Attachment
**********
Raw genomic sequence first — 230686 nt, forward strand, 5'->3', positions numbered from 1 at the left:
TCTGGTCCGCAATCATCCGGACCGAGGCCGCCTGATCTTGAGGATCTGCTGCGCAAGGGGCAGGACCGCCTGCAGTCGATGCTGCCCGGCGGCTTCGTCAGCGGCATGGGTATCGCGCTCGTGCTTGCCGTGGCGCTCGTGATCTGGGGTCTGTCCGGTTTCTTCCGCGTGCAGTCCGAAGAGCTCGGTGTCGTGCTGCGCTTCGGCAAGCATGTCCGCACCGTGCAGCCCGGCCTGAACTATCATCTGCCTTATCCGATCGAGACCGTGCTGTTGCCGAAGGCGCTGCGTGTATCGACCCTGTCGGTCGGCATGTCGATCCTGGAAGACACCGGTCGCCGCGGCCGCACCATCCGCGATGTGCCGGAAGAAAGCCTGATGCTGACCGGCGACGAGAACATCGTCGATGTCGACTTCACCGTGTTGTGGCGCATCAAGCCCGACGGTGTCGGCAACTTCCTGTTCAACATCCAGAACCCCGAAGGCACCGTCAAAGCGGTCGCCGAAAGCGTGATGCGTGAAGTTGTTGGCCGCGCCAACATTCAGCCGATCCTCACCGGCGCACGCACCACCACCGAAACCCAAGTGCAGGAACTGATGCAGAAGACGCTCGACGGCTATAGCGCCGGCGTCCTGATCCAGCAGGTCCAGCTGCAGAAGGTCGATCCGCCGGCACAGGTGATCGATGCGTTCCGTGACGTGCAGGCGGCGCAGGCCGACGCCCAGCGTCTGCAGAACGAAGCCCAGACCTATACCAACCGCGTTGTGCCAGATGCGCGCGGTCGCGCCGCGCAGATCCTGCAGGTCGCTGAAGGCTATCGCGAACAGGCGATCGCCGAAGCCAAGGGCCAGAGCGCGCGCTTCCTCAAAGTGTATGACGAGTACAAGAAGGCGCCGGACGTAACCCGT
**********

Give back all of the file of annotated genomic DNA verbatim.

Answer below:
Raw genomic sequence first — 230686 nt, forward strand, 5'->3', positions numbered from 1 at the left:
TCTGGTCCGCAATCATCCGGACCGAGGCCGCCTGATCTTGAGGATCTGCTGCGCAAGGGGCAGGACCGCCTGCAGTCGATGCTGCCCGGCGGCTTCGTCAGCGGCATGGGTATCGCGCTCGTGCTTGCCGTGGCGCTCGTGATCTGGGGTCTGTCCGGTTTCTTCCGCGTGCAGTCCGAAGAGCTCGGTGTCGTGCTGCGCTTCGGCAAGCATGTCCGCACCGTGCAGCCCGGCCTGAACTATCATCTGCCTTATCCGATCGAGACCGTGCTGTTGCCGAAGGCGCTGCGTGTATCGACCCTGTCGGTCGGCATGTCGATCCTGGAAGACACCGGTCGCCGCGGCCGCACCATCCGCGATGTGCCGGAAGAAAGCCTGATGCTGACCGGCGACGAGAACATCGTCGATGTCGACTTCACCGTGTTGTGGCGCATCAAGCCCGACGGTGTCGGCAACTTCCTGTTCAACATCCAGAACCCCGAAGGCACCGTCAAAGCGGTCGCCGAAAGCGTGATGCGTGAAGTTGTTGGCCGCGCCAACATTCAGCCGATCCTCACCGGCGCACGCACCACCACCGAAACCCAAGTGCAGGAACTGATGCAGAAGACGCTCGACGGCTATAGCGCCGGCGTCCTGATCCAGCAGGTCCAGCTGCAGAAGGTCGATCCGCCGGCACAGGTGATCGATGCGTTCCGTGACGTGCAGGCGGCGCAGGCCGACGCCCAGCGTCTGCAGAACGAAGCCCAGACCTATACCAACCGCGTTGTGCCAGATGCGCGCGGTCGCGCCGCGCAGATCCTGCAGGTCGCTGAAGGCTATCGCGAACAGGCGATCGCCGAAGCCAAGGGCCAGAGCGCGCGCTTCCTCAAAGTGTATGACGAGTACAAGAAGGCGCCGGACGTAACCCGT